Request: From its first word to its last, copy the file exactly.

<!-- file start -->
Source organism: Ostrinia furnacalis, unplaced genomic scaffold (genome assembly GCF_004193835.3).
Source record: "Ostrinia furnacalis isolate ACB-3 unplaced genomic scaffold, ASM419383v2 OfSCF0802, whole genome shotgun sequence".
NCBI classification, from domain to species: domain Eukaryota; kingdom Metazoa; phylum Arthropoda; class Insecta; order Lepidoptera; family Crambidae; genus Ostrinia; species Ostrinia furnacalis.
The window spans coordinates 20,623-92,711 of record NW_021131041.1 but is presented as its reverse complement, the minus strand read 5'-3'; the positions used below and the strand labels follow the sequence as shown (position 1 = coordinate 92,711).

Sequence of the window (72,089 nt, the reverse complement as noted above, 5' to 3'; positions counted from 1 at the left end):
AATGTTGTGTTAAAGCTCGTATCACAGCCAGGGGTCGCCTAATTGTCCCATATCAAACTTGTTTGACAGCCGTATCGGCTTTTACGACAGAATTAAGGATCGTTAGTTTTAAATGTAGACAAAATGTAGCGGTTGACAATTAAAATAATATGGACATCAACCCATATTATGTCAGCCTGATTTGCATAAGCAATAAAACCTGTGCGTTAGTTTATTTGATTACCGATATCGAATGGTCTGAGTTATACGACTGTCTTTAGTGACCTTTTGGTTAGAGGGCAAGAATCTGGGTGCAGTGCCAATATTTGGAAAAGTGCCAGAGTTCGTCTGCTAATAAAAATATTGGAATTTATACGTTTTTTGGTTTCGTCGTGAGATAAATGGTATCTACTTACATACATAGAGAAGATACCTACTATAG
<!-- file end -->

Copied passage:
Source organism: Ostrinia furnacalis, unplaced genomic scaffold (genome assembly GCF_004193835.3).
Source record: "Ostrinia furnacalis isolate ACB-3 unplaced genomic scaffold, ASM419383v2 OfSCF0802, whole genome shotgun sequence".
NCBI classification, from domain to species: domain Eukaryota; kingdom Metazoa; phylum Arthropoda; class Insecta; order Lepidoptera; family Crambidae; genus Ostrinia; species Ostrinia furnacalis.
The window spans coordinates 20,623-92,711 of record NW_021131041.1 but is presented as its reverse complement, the minus strand read 5'-3'; the positions used below and the strand labels follow the sequence as shown (position 1 = coordinate 92,711).

Sequence of the window (72,089 nt, the reverse complement as noted above, 5' to 3'; positions counted from 1 at the left end):
AATGTTGTGTTAAAGCTCGTATCACAGCCAGGGGTCGCCTAATTGTCCCATATCAAACTTGTTTGACAGCCGTATCGGCTTTTACGACAGAATTAAGGATCGTTAGTTTTAAATGTAGACAAAATGTAGCGGTTGACAATTAAAATAATATGGACATCAACCCATATTATGTCAGCCTGATTTGCATAAGCAATAAAACCTGTGCGTTAGTTTATTTGATTACCGATATCGAATGGTCTGAGTTATACGACTGTCTTTAGTGACCTTTTGGTTAGAGGGCAAGAATCTGGGTGCAGTGCCAATATTTGGAAAAGTGCCAGAGTTCGTCTGCTAATAAAAATATTGGAATTTATACGTTTTTTGGTTTCGTCGTGAGATAAATGGTATCTACTTACATACATAGAGAAGATACCTACTATAG